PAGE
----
Legal Amazon loses more than 3,000 km2 of forest in the first half of 2020
Data from the National Institute for Space Research (Inpe) released on Friday indicate that from January 1st to June 30 this year, 3,070 square kilometers of forest were cleared, 26% more than the same period last year. The figures refer to the 11,822 deforestation alerts in the first six months of the year. In June alone, 1,034 km2 were deforested, an area 11% higher than June 2019.
It is the worst result for the first semester at least in the last decade, noting that there were changes in the Deter system methodology in 2015. It is also the second consecutive year of increased devastation in the forest since Jair Bolsonaro took office, after being elected with a speech in which he waved to loggers, land grabbers and illegal gold diggers, the main agents of deforestation in the Amazon.
"Even if not even a square meter is burned in the current fire season that runs until September - as the Brazilian Vice President Hamilton Mourão expects with his proposal of a fire ban in the Legal Amazon this year - the greatest damage has been already done" , says WWF-Brazil's Director of Conservation and Restoration, Edegar Rosa.
Whether all the cut vegetation will turn to ashes - worsening atmospheric pollution with smoke and aggravating the population's respiratory problems at the height of the Covid-19 pandemic -, depends on how the reaction on field will be. "The fact is that a huge part of the Amazon rainforest is already on the ground," says Edegar Rosa.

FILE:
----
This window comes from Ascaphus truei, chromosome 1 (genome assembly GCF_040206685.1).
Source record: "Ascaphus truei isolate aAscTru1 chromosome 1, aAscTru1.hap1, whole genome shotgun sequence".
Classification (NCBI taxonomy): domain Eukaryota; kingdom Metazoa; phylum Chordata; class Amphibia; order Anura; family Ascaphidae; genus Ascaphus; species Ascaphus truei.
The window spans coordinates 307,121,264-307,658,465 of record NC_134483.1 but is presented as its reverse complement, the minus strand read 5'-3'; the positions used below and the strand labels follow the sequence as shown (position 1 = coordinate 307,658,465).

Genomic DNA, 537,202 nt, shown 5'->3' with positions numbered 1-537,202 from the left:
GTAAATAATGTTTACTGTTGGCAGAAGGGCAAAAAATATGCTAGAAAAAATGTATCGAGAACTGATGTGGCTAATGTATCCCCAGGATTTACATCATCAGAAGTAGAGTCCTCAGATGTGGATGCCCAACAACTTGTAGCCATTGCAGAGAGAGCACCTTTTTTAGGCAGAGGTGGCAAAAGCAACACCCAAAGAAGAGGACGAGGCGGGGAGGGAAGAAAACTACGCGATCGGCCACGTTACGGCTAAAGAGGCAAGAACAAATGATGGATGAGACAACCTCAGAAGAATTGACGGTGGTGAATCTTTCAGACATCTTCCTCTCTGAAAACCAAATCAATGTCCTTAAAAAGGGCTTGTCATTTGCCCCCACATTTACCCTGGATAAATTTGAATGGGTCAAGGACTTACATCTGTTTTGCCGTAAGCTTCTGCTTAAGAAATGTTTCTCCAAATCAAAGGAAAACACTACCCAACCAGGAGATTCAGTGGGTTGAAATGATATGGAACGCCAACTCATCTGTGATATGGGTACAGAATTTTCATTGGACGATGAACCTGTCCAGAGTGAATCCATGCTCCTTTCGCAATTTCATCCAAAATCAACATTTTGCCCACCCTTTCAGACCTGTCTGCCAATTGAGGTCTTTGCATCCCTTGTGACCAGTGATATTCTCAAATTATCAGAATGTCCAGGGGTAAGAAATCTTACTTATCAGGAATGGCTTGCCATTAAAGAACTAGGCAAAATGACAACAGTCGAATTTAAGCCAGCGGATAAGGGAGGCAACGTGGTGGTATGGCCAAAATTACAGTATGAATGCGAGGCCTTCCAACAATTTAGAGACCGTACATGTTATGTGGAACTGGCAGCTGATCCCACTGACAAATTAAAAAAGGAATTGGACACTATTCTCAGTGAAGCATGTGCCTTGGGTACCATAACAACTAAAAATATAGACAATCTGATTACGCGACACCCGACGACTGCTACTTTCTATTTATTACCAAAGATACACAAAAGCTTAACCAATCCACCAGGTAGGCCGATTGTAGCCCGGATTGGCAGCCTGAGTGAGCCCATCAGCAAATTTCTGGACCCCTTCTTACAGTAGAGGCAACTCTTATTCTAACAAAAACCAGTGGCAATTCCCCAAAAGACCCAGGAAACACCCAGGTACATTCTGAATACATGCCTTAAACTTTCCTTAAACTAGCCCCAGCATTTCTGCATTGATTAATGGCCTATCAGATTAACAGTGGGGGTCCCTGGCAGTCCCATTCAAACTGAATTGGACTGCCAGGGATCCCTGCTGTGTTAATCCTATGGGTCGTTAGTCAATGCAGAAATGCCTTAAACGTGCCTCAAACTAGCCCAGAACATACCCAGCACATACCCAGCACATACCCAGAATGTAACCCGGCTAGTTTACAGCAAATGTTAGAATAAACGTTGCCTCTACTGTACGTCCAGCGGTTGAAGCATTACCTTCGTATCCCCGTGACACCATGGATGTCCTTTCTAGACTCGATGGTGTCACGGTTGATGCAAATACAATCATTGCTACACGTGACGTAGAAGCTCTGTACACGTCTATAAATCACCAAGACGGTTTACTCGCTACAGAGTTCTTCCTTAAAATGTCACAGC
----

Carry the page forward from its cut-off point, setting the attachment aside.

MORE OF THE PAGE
Deforestation occurred all across the Legal Amazon, but it was worse in Pará (1,212 km2), Mato Grosso (715 km2) and Amazonas (539 km2) states. The champion municipalities of deforestation were Altamira (351 km2) and São Félix do Xingu (201 Km2) - both in Pará state -, followed by Apuí (155 Km2), in the south of Amazonas state.
“Inpe's warnings were registered on private properties and public lands, but the astounding thing is that deforestation also occurred in Conservation Units, where there should be more control and strictness,” says Mariana Napolitano, manager of WWF-Brazil for Sciences.
The most deforested conservation units were the National Forests (Flonas) of Jamanxim and Altamira, the Environmental Protection Area (APA) of Tapajós, and the Nascentes da Serra do Cachimbo Biological Reserve, all them in Pará state. Inpe was already indicating high deforestation in these areas. Even so, the inspection did not arrive in time to prevent the disaster, although the government has early access to the data.
In the season that goes from now to September - which is historically critical for the fire outbreaks in the region - it was predicted a repetition of the flames that took over the Amazon last year and darkened the sky in São Paulo, blazing Brazil's image abroad. The reaction of foreign investors and Brazilian businessmen to the uncontrolled deforestation in the Amazon came one year later.